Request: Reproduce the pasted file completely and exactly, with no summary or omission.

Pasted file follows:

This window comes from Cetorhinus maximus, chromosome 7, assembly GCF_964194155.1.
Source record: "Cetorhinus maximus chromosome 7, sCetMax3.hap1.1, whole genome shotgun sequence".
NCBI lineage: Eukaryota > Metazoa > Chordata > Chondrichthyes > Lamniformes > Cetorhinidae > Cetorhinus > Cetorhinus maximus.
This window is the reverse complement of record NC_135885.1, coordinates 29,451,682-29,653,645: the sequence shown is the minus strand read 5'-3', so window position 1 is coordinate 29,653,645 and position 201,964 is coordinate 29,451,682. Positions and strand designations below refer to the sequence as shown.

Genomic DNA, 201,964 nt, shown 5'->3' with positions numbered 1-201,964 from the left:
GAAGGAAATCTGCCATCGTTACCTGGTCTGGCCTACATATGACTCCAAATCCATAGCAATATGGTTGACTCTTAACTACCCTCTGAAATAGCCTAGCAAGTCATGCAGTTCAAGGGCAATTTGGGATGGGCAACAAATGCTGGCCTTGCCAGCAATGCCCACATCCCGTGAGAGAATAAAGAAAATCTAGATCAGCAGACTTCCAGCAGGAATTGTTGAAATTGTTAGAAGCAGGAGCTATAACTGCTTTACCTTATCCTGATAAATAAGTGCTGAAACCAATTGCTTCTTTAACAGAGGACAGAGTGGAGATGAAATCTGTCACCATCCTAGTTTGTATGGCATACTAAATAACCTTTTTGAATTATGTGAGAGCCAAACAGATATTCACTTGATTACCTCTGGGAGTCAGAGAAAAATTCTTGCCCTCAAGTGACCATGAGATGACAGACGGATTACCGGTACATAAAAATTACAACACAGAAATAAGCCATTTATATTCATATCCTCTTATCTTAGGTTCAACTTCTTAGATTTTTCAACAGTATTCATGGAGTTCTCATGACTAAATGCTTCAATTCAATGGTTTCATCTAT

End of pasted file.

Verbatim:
This window comes from Cetorhinus maximus, chromosome 7, assembly GCF_964194155.1.
Source record: "Cetorhinus maximus chromosome 7, sCetMax3.hap1.1, whole genome shotgun sequence".
NCBI lineage: Eukaryota > Metazoa > Chordata > Chondrichthyes > Lamniformes > Cetorhinidae > Cetorhinus > Cetorhinus maximus.
This window is the reverse complement of record NC_135885.1, coordinates 29,451,682-29,653,645: the sequence shown is the minus strand read 5'-3', so window position 1 is coordinate 29,653,645 and position 201,964 is coordinate 29,451,682. Positions and strand designations below refer to the sequence as shown.

Genomic DNA, 201,964 nt, shown 5'->3' with positions numbered 1-201,964 from the left:
GAAGGAAATCTGCCATCGTTACCTGGTCTGGCCTACATATGACTCCAAATCCATAGCAATATGGTTGACTCTTAACTACCCTCTGAAATAGCCTAGCAAGTCATGCAGTTCAAGGGCAATTTGGGATGGGCAACAAATGCTGGCCTTGCCAGCAATGCCCACATCCCGTGAGAGAATAAAGAAAATCTAGATCAGCAGACTTCCAGCAGGAATTGTTGAAATTGTTAGAAGCAGGAGCTATAACTGCTTTACCTTATCCTGATAAATAAGTGCTGAAACCAATTGCTTCTTTAACAGAGGACAGAGTGGAGATGAAATCTGTCACCATCCTAGTTTGTATGGCATACTAAATAACCTTTTTGAATTATGTGAGAGCCAAACAGATATTCACTTGATTACCTCTGGGAGTCAGAGAAAAATTCTTGCCCTCAAGTGACCATGAGATGACAGACGGATTACCGGTACATAAAAATTACAACACAGAAATAAGCCATTTATATTCATATCCTCTTATCTTAGGTTCAACTTCTTAGATTTTTCAACAGTATTCATGGAGTTCTCATGACTAAATGCTTCAATTCAATGGTTTCATCTAT